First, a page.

Title Reviewed:
Abraham Lincoln and American Political Religion

Author Reviewed:
Glen E. Thurow

Mark E. Neely, Jr.


Indiana Magazine of History, Volume 73, Issue 3, pp 242-244

Article Type:
Book Review

Download Source:

Pathway to the National Character, 1830–1861. By Robert Lemelin. (Port Washington, N.Y.: Kennikat Press, 1974. Pp. 154. Bibliography, index. $8.50.)

This little book, published early in 1975, promises a great deal more than it delivers. Using as his sources travel accounts and works of descriptive writers during the three decades before the Civil War, Lemelin sets out to demonstrate that one of the most important themes in these multifaceted accounts is an American culture struggling for the first time to define its identity. A sense of cultural identity did in fact begin to emerge in that period, Lemelin further contends, and it has a validity for Americans even now.

Any book that deals with that will-o'-the-wisp, "national character," is likely to be the subject of criticism, but Lemelin's failures are only partly attributable to the profound and inherent difficulty of the general subject with which he deals. In large part the problems in the present study are the result of the very questionable assumptions with which Lemelin begins. In the first place, many students of early American culture would seriously doubt that "the culture began consciously to wrestle with defining the national character" (p. 3) only in the years from 1831 to 1860. Actually that quest for national identity began much, much earlier. Moreover, one has to wonder if travel and descriptive literature is a better place to go for clues about national character formation than sermons, orations, eulogies, newspapers, and popular fiction. There were certainly other sources closer to grass roots opinion than were travel and descriptive accounts.

Lemelin's book largely turns out to be an account, at times somewhat tedious, of the great variety of things with which the travel and descriptive writers themselves dealt. "One finds tall tales and other types of American humor in travel literature" (p. 76). "Accounts of legends dealing with heroism in the French and Indian and Revolutionary wars were popular with travel writers" (p. 77). "Local color material was consciously gathered" (p. 78). "Western social refinements were cried up by writers, and discussion of the rough edges was often avoided" (p. 85). "Travel writers advised immigrants, after securing their survival, to acquire cultural institutions as rapidly as possible" (p. 88). "It is not surprising then to find writers telling readers to grow corn, not dig for gold, to buy a farm and get away from the crowded city" (p. 95). Although Lemelin does at times stop long enough to provide a pithy and useful commentary on what is being revealed by this emphasis or that, such insights are not frequent enough. Certainly he has not woven his raw material in such a way as to reveal that "Unified Cultural Self" which is the subject of his next to the last chapter.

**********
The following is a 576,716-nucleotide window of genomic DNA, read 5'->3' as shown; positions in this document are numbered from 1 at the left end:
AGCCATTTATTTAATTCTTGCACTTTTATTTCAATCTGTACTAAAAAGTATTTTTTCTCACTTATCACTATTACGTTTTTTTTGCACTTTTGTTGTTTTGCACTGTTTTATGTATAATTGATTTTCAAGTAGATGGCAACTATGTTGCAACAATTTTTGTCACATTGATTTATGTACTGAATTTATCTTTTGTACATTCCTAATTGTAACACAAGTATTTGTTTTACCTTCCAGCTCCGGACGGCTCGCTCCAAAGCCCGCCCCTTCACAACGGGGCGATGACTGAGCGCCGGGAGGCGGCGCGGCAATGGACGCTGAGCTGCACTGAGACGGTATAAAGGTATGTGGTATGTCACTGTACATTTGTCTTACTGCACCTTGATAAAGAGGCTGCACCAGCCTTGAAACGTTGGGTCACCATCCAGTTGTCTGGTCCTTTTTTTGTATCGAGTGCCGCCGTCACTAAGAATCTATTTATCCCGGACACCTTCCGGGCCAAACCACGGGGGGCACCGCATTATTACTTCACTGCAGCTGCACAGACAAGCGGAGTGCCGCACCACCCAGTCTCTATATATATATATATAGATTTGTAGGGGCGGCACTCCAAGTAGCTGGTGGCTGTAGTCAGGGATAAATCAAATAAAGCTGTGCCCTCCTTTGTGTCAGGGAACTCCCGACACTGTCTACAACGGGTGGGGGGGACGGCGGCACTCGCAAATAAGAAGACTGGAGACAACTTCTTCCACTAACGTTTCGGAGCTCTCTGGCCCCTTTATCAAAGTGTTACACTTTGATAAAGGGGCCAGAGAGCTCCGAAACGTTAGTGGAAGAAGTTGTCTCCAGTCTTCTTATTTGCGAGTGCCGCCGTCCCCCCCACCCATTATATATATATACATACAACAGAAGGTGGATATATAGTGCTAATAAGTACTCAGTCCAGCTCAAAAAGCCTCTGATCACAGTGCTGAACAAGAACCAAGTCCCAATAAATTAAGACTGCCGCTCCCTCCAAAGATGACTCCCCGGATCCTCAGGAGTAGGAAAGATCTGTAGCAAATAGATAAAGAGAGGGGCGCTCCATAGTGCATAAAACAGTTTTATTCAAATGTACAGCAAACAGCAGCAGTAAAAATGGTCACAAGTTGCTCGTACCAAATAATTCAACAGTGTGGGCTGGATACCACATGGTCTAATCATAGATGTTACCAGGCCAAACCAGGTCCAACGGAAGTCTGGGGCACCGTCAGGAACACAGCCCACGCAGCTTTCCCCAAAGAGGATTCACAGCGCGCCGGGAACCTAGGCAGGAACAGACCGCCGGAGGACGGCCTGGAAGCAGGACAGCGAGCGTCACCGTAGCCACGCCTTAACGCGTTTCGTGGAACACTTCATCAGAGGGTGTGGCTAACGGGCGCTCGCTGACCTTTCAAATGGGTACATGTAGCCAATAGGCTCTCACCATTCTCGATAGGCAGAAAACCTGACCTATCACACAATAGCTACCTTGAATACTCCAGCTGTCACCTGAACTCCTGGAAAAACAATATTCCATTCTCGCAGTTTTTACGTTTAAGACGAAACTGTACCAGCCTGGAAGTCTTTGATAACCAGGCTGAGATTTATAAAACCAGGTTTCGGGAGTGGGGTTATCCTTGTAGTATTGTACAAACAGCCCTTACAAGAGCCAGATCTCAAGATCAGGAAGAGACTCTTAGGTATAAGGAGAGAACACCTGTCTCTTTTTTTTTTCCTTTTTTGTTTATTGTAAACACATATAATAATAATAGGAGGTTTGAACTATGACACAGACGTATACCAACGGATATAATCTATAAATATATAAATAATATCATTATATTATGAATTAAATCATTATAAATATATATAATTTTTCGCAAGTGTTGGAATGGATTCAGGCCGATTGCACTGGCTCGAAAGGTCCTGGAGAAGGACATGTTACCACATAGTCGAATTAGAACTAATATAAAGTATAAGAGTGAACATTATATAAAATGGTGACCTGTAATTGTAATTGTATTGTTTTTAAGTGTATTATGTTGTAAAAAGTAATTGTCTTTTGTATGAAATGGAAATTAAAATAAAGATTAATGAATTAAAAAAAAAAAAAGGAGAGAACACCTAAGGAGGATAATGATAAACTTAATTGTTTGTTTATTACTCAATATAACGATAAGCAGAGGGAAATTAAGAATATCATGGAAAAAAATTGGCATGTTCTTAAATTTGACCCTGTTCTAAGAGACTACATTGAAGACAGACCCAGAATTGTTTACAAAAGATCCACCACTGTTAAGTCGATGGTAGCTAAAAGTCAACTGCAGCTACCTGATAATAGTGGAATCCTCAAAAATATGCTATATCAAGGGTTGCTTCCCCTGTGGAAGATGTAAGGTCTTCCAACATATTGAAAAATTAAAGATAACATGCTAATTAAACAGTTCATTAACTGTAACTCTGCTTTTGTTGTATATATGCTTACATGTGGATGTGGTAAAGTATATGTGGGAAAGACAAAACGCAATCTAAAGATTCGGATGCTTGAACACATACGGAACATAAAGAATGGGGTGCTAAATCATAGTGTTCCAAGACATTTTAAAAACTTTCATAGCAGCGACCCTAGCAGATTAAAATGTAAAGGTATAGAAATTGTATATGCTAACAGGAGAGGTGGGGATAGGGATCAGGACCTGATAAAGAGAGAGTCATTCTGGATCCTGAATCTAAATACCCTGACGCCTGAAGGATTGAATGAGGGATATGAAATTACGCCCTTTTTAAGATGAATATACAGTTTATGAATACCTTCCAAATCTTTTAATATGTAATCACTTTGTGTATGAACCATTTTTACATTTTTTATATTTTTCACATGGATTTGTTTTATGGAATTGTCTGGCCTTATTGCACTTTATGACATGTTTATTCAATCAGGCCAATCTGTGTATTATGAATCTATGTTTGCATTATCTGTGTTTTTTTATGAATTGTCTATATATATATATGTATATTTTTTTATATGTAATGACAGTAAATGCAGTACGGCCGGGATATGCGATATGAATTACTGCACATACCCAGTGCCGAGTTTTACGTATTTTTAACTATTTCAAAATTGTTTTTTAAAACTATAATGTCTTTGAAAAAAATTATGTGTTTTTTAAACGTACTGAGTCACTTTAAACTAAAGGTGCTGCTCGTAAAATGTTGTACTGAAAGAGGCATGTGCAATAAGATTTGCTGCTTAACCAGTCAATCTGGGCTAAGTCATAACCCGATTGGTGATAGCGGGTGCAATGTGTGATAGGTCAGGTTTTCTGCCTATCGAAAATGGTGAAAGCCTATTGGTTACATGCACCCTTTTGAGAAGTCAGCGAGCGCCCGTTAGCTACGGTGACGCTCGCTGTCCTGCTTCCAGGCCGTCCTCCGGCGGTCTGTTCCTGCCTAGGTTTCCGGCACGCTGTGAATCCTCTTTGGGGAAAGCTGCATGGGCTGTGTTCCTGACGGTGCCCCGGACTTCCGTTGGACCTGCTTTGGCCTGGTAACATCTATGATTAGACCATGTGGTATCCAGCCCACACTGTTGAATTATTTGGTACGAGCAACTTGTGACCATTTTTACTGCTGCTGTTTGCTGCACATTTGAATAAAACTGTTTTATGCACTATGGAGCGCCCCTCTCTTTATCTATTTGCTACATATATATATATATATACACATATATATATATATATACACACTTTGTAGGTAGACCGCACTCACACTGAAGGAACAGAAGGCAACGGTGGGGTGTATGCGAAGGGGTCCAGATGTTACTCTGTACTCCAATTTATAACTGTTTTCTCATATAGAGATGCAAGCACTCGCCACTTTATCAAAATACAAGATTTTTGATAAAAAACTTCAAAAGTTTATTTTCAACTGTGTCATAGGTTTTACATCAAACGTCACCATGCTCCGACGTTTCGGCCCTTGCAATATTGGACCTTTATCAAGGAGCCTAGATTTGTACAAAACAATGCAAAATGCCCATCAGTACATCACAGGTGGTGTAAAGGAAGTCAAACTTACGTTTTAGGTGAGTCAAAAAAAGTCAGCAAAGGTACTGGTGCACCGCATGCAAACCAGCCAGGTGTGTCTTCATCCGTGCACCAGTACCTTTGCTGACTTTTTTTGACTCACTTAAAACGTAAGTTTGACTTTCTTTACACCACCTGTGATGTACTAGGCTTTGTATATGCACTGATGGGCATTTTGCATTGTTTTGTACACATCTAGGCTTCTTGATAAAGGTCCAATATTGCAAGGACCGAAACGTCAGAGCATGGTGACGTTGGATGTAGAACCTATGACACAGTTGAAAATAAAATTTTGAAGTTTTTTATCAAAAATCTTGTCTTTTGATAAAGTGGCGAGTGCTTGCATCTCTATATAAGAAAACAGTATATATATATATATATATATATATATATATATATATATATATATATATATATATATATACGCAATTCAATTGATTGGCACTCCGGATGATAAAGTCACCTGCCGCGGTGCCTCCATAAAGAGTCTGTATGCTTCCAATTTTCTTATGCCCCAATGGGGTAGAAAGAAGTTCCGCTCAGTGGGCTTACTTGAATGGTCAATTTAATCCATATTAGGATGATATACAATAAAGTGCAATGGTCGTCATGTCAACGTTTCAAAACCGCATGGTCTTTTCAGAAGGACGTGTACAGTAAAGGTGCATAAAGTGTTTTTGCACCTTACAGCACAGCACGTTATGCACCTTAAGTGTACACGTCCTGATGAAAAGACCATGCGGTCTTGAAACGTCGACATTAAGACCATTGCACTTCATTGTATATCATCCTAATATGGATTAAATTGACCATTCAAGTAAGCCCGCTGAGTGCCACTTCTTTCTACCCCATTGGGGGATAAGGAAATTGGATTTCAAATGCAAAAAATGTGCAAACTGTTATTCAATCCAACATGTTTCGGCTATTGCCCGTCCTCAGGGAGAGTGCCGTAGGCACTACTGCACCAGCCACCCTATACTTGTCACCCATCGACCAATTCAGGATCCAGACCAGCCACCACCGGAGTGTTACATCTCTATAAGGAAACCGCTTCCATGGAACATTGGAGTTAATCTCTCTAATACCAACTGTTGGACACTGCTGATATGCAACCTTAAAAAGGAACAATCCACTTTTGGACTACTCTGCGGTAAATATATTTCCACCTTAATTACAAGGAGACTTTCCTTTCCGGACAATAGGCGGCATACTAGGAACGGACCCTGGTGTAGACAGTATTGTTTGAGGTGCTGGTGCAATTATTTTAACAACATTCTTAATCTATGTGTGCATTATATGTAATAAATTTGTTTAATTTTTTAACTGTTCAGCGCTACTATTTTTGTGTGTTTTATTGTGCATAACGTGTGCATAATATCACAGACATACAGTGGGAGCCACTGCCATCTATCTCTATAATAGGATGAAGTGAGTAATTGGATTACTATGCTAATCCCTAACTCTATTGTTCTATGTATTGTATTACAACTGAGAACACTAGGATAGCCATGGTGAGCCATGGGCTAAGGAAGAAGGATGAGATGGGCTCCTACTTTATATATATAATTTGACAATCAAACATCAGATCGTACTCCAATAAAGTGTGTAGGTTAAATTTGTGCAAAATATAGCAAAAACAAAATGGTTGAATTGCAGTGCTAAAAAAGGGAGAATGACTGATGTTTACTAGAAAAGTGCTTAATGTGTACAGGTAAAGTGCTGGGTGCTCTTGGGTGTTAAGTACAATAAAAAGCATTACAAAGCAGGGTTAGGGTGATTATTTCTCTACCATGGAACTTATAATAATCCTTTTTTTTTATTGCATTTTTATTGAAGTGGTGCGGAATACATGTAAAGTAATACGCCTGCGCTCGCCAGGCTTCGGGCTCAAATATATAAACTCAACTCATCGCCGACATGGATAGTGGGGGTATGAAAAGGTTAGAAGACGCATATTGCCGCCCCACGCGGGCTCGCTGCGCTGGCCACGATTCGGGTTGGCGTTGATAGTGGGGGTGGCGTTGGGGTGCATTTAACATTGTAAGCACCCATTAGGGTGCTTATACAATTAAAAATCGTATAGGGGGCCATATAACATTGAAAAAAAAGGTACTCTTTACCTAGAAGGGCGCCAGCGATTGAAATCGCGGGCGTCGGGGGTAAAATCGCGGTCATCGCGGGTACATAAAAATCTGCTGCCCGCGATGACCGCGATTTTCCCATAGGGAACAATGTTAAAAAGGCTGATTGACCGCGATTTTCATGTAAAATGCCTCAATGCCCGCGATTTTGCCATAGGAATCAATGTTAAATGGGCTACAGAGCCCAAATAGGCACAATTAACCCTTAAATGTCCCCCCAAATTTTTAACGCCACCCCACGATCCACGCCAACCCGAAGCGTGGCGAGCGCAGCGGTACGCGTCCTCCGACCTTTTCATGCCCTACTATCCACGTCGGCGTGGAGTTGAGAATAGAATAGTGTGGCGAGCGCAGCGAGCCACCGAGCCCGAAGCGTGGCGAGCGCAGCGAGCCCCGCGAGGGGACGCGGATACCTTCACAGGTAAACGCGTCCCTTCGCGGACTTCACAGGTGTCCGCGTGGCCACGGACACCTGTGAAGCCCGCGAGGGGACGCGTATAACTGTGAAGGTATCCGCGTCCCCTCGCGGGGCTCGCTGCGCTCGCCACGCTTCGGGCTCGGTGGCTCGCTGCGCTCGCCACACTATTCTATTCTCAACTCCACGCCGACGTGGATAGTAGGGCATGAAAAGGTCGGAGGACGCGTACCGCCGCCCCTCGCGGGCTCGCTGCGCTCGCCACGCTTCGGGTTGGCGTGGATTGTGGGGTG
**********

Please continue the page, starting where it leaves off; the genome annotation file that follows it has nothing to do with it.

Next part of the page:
In short, written both without footnotes and without that kind of tight overall conceptual framework that might have given the necessary unity to such multifaceted material, this work contributes little to the knowledge of the difficult subject of American national character formation. "It is the purpose of this book," Lemelin states, "to remove the veils and to get at essential cultural design as valid for understanding ourselves today as they were during the antebellum period" (p. 4). Unfortunately, most of the veils still remain.

Marquette University, Milwaukee

Robert P. Hay

Published by the Indiana University Department of History.